city today. He is improving slowly,
though still very weak, and there is
much ground to be gained before his
condition will permit him to attend to
any official business. He was accom
panied here by Mrs. Heyburn, W. B.
Sams, his privae secretary, and a
trained nurse. Today was the first
time Mr. Heyburn was able to be
moved since the inception of his attack
of acute indigestion .s ,
Will Relieve Congestion.
Washington, April 18. After a con
ference with and upon the recommenda
tion of Senator Bourne, Land Commis
sioner Bal linger has ordered Special In
spector O'Brien, of Denver, to proceed
to Roseburg and assist the local land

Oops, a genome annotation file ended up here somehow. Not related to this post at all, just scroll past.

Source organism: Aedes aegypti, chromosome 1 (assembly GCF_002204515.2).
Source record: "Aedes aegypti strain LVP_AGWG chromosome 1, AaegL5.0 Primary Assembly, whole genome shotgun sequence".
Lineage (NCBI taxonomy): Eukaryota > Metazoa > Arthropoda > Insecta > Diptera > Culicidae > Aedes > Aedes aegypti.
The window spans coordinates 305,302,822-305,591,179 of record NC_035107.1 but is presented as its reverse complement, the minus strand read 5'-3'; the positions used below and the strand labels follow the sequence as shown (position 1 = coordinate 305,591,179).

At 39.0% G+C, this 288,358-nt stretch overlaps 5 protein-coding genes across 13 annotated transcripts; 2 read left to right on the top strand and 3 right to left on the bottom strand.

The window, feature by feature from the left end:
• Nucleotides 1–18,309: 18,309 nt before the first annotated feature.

officers in clearing up the accumulation
of business in their office. Work has
fallen behind to such an extent that
there are now pending about 700 land
cases and contests awaiting aotion.
When the Roseburg office is straighten
ed out, similar work is to be done else
where in Oregon.
Would Be "Cadet" or "Middy "
Washington, April 16. The State
department has received an inquiry
from Hamilton King, American minis
ter to Siam, asking whether it would be
possible to admit to the Naval or Mili
tary academy a nephew of the king of
Siam. ' i .
McLaren Pension Examiner.
Washington, April 19. On there-
commendation of Congressman Ellis,
Dr. A- P. McLaren has been appointed
by the pension bureau as examining
surgeon at St. Helens, Or., vice Dr. J.
E. Hall, who recently resigned.
Cuba Accepts Taft's Program.
Washington, April 16. The War de
partment today received a dispatch from
Governor Magoon, of Cuba, saying that
the plans for the elections in the island,
which were made by Secretary Taft, are
satisfactory to everybody. "